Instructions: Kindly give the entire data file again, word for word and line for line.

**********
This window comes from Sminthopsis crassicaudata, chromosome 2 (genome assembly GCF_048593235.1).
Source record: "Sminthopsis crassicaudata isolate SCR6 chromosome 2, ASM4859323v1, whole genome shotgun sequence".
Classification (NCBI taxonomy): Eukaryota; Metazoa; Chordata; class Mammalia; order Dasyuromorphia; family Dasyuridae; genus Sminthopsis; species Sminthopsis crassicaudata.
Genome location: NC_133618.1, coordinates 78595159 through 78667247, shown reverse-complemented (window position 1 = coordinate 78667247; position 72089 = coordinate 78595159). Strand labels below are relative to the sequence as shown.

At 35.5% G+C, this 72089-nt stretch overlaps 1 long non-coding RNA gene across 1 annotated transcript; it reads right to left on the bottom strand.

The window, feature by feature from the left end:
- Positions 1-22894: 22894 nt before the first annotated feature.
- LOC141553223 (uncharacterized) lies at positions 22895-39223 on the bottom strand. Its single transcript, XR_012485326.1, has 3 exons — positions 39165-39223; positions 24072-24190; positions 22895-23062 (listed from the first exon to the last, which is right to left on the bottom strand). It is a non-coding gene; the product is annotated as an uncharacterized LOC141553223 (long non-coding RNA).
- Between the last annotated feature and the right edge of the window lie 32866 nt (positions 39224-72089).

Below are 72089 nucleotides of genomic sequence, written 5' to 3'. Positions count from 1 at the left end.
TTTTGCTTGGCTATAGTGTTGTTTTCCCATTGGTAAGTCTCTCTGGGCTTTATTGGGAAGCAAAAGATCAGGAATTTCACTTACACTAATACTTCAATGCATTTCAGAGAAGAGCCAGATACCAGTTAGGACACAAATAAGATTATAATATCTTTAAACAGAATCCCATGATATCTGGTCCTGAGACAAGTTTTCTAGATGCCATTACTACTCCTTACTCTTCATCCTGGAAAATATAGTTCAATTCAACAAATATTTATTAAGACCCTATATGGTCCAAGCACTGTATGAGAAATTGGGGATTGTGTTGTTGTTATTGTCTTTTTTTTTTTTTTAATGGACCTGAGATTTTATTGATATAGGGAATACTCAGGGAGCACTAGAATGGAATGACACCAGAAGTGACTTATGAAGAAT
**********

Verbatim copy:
This window comes from Sminthopsis crassicaudata, chromosome 2 (genome assembly GCF_048593235.1).
Source record: "Sminthopsis crassicaudata isolate SCR6 chromosome 2, ASM4859323v1, whole genome shotgun sequence".
Classification (NCBI taxonomy): Eukaryota; Metazoa; Chordata; class Mammalia; order Dasyuromorphia; family Dasyuridae; genus Sminthopsis; species Sminthopsis crassicaudata.
Genome location: NC_133618.1, coordinates 78595159 through 78667247, shown reverse-complemented (window position 1 = coordinate 78667247; position 72089 = coordinate 78595159). Strand labels below are relative to the sequence as shown.

At 35.5% G+C, this 72089-nt stretch overlaps 1 long non-coding RNA gene across 1 annotated transcript; it reads right to left on the bottom strand.

The window, feature by feature from the left end:
- Positions 1-22894: 22894 nt before the first annotated feature.
- LOC141553223 (uncharacterized) lies at positions 22895-39223 on the bottom strand. Its single transcript, XR_012485326.1, has 3 exons — positions 39165-39223; positions 24072-24190; positions 22895-23062 (listed from the first exon to the last, which is right to left on the bottom strand). It is a non-coding gene; the product is annotated as an uncharacterized LOC141553223 (long non-coding RNA).
- Between the last annotated feature and the right edge of the window lie 32866 nt (positions 39224-72089).

Below are 72089 nucleotides of genomic sequence, written 5' to 3'. Positions count from 1 at the left end.
TTTTGCTTGGCTATAGTGTTGTTTTCCCATTGGTAAGTCTCTCTGGGCTTTATTGGGAAGCAAAAGATCAGGAATTTCACTTACACTAATACTTCAATGCATTTCAGAGAAGAGCCAGATACCAGTTAGGACACAAATAAGATTATAATATCTTTAAACAGAATCCCATGATATCTGGTCCTGAGACAAGTTTTCTAGATGCCATTACTACTCCTTACTCTTCATCCTGGAAAATATAGTTCAATTCAACAAATATTTATTAAGACCCTATATGGTCCAAGCACTGTATGAGAAATTGGGGATTGTGTTGTTGTTATTGTCTTTTTTTTTTTTTTAATGGACCTGAGATTTTATTGATATAGGGAATACTCAGGGAGCACTAGAATGGAATGACACCAGAAGTGACTTATGAAGAAT